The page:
Because of the timeliness of Susan Sontag’s cultural analyses, her divisive political capers, and her also high-profile female and male lovers (Annie Leibovitz, Lucinda Childs, Joseph Brodsky, etc), many focus on the private life of this public persona at the expense of her works. The new documentary Regarding Susan Sontag is no exception. In contrast, Steve Wasserman’s essay for the Los Angeles Review of Books on the “critic and crusader” steers attention towards Sontag’s ideas. Unable to avoid some mention of both her politics and appetites, Wasserman filters these through discussion of both the moral and aesthetic content of her writing. See here for his take on this “insomniac omnivore, insatiable, driven, endlessly curious, obsessed collector of enthusiasms and passions.” —
Claire Denis, director of visually and rhythmically other-worldly films-as-choreography (e.g., Beau Travail, Chocolat, etc), has a new film in the works. In one sense, she seems to be moving into unfamiliar territory with what is reported to be a futuristic adventure sci-fi. However, her enlisting of White Teeth author Zadie Smith suggests she’ll probably continue with her characteristically subtle studies of people at society’s margins. E. Alex Jung at Vulture predicts “a lot of beautiful mixed-race space aliens dancing in kaleidoscopic rooms.” Maybe. We can at least count on a dream-like social critique. —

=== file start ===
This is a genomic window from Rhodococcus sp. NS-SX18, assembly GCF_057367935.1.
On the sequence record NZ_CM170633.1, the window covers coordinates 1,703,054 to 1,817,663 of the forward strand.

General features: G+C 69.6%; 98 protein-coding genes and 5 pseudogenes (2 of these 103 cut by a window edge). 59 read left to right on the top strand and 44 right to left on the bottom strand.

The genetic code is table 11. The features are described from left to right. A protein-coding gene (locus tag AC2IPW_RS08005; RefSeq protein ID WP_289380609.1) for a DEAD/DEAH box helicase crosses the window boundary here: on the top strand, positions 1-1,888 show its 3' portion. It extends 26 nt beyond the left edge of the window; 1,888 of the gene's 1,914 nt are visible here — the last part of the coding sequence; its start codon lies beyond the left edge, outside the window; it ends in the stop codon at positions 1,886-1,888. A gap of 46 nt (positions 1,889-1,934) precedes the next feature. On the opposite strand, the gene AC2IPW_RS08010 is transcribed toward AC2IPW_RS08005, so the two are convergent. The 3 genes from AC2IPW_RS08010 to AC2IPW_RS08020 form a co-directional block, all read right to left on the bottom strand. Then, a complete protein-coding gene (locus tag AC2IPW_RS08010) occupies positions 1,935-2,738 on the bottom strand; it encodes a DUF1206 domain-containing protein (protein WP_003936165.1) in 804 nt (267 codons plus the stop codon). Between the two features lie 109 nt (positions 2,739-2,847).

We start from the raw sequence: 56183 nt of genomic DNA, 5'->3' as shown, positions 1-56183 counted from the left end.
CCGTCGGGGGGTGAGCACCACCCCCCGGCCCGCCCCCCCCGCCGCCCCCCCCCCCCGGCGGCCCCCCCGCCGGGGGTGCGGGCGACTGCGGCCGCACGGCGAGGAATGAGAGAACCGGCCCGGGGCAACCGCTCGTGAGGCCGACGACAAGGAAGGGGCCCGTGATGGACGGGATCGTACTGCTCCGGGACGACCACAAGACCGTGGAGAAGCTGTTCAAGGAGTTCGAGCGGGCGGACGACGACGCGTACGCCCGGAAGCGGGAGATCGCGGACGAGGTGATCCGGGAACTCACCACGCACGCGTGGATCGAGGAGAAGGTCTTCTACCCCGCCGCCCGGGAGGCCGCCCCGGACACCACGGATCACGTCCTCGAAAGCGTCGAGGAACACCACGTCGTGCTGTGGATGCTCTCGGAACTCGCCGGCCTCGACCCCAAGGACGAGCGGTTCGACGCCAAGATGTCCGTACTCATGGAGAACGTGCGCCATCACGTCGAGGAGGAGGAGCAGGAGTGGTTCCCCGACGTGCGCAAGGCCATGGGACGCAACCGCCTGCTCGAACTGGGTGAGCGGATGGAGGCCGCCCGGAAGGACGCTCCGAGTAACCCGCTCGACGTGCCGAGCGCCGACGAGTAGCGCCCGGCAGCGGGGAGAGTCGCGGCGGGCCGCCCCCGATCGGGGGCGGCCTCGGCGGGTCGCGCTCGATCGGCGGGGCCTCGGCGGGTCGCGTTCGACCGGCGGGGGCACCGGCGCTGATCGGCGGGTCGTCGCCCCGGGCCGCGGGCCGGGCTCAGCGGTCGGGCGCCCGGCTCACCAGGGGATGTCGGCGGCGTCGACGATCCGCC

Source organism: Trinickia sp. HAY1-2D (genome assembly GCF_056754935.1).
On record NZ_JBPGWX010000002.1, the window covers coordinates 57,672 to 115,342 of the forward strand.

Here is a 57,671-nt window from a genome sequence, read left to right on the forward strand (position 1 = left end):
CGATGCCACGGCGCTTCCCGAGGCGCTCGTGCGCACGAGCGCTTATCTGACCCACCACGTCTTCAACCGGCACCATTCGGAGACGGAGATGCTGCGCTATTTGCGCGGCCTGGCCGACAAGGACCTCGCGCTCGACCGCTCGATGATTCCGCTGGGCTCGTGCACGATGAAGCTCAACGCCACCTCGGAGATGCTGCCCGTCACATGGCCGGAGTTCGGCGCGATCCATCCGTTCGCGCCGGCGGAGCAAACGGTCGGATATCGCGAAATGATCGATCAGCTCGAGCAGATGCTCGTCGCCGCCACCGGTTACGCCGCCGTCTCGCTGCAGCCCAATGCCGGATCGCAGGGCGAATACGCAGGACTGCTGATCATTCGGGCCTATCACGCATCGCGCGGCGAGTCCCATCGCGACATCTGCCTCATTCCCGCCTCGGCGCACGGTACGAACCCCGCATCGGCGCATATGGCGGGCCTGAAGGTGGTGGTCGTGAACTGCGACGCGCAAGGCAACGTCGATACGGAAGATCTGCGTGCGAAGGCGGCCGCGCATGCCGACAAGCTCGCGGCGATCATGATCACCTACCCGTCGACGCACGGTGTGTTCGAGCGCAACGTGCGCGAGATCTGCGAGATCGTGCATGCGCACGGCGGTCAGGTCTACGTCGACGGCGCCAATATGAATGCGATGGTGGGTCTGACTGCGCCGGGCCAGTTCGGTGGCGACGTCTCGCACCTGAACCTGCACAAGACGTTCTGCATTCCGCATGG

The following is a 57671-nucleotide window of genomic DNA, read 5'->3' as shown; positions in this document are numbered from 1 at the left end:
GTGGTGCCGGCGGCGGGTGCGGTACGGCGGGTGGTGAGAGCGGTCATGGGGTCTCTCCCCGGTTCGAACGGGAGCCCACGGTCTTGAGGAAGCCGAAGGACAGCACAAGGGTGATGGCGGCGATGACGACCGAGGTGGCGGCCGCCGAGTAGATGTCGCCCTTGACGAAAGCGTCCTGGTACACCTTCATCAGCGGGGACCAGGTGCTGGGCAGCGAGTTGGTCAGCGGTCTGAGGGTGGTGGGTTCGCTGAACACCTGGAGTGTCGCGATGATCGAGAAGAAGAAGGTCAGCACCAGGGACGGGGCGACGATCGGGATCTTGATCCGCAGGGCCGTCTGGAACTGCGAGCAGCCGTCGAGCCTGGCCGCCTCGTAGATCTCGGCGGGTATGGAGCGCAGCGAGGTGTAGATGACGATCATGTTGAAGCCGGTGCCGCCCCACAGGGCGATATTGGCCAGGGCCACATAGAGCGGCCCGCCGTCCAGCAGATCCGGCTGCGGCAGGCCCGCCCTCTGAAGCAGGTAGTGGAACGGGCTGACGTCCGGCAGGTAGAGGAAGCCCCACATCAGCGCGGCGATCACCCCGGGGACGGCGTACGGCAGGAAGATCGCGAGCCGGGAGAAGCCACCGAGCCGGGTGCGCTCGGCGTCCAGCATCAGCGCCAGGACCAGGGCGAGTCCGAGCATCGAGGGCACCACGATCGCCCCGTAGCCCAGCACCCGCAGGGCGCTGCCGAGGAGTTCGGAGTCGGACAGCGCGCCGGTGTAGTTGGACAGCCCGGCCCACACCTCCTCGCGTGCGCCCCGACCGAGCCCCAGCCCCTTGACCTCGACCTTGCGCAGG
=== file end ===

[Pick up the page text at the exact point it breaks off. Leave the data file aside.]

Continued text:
Need a supernatural action adventure airplane read with substance? Check out Nalo Hopkinson’s first novel, Brown Girl in the Ring (1998). Set in a dystopian inner city Toronto politically marginalized after white flight (and modeled on Detroit), the novel tackles organ harvesting, crime bosses, survivalism and pan-Africanist/Caribbean spirituality. Womanist in sensibility, it focuses on third-generation Afro-Caribbean Canadian Ti-Jeanne’s coming of age into her own power as she faces exploitation on all sides.